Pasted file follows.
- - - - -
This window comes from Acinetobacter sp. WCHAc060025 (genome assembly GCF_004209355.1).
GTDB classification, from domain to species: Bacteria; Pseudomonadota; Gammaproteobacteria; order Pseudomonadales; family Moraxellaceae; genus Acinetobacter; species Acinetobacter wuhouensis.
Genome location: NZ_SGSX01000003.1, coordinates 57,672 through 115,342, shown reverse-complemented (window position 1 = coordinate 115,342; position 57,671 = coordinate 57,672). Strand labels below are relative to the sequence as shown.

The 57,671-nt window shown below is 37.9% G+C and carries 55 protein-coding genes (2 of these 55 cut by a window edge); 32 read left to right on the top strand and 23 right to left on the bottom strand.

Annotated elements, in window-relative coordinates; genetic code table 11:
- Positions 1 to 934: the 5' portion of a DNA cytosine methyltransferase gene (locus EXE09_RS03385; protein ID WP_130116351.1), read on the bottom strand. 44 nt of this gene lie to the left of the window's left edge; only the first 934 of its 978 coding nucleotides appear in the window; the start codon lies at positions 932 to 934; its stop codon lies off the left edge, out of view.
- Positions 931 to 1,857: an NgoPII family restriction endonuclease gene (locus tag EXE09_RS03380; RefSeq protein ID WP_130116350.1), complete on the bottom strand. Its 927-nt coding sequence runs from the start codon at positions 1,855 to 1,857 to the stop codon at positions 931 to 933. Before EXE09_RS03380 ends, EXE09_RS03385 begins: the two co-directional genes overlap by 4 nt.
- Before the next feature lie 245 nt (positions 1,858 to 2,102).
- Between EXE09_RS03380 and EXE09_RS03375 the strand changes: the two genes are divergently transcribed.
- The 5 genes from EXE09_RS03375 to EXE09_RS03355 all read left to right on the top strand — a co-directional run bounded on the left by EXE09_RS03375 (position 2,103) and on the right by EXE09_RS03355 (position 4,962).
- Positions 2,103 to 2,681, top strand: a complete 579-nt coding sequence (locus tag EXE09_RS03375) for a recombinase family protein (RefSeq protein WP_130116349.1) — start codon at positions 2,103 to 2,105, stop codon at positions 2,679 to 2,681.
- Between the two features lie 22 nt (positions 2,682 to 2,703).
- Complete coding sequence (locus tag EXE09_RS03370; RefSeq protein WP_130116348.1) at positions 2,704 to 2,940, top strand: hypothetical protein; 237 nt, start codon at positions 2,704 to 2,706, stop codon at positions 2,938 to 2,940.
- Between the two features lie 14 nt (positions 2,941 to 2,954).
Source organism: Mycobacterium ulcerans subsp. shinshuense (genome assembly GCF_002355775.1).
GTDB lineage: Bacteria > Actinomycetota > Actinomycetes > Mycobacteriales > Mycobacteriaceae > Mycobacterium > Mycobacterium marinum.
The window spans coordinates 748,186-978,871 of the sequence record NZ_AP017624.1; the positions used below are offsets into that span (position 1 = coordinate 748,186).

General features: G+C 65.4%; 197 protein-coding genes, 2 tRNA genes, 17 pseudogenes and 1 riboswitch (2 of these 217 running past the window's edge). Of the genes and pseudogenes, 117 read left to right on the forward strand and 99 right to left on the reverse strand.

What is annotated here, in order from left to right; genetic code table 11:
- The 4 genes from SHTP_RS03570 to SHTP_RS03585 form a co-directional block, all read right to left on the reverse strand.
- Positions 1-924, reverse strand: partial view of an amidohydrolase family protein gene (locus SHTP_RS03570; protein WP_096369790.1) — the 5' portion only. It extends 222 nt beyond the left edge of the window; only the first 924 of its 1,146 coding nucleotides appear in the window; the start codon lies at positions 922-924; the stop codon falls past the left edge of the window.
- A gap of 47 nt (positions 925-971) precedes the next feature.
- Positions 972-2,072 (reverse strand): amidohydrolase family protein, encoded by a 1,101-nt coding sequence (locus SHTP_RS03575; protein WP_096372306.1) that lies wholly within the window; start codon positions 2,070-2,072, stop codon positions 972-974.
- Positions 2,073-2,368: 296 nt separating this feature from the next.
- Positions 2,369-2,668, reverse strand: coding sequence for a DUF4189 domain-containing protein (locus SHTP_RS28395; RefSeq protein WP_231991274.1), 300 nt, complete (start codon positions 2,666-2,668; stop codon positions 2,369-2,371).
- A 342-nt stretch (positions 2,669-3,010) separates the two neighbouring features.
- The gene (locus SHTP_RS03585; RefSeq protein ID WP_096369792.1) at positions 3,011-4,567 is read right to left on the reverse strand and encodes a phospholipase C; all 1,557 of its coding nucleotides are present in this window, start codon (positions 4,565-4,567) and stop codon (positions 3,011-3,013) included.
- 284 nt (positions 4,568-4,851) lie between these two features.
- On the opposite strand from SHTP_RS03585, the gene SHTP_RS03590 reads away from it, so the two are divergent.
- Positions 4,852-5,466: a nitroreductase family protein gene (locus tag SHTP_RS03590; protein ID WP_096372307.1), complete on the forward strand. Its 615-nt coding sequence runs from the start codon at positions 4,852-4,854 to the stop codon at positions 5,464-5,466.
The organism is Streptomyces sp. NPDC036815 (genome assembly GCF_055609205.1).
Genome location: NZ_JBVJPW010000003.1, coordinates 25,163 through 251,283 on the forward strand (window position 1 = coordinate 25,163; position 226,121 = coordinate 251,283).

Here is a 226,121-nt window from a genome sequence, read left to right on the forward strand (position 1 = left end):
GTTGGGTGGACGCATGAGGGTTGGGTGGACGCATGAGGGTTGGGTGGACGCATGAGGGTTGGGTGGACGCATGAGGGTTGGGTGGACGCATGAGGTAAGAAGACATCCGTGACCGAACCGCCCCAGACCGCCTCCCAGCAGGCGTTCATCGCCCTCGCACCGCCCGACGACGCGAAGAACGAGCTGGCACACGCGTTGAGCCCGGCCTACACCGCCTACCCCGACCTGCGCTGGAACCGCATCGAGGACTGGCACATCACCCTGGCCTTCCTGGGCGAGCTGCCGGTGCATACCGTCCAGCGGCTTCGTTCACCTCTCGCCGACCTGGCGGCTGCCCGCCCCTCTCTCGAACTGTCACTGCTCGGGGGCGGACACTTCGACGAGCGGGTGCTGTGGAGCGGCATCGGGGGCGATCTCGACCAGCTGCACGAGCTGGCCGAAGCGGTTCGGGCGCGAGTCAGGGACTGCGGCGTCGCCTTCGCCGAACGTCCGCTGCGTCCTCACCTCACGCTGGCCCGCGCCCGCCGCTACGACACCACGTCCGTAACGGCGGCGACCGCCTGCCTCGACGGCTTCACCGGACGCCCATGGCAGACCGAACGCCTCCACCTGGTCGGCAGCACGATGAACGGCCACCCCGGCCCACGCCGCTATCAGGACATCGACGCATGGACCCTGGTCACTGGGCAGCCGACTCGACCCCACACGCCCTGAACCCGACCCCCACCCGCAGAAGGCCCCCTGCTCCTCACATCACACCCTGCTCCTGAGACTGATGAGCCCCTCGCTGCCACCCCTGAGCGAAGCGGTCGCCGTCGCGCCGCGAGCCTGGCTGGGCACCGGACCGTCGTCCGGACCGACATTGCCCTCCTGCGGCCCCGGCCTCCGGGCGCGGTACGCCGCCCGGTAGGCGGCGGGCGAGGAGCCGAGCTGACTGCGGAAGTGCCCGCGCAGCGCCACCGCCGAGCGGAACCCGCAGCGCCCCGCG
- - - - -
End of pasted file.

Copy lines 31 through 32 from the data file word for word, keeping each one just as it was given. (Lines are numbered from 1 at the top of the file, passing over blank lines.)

The organism is Streptomyces sp. NPDC036815 (genome assembly GCF_055609205.1).
Genome location: NZ_JBVJPW010000003.1, coordinates 25,163 through 251,283 on the forward strand (window position 1 = coordinate 25,163; position 226,121 = coordinate 251,283).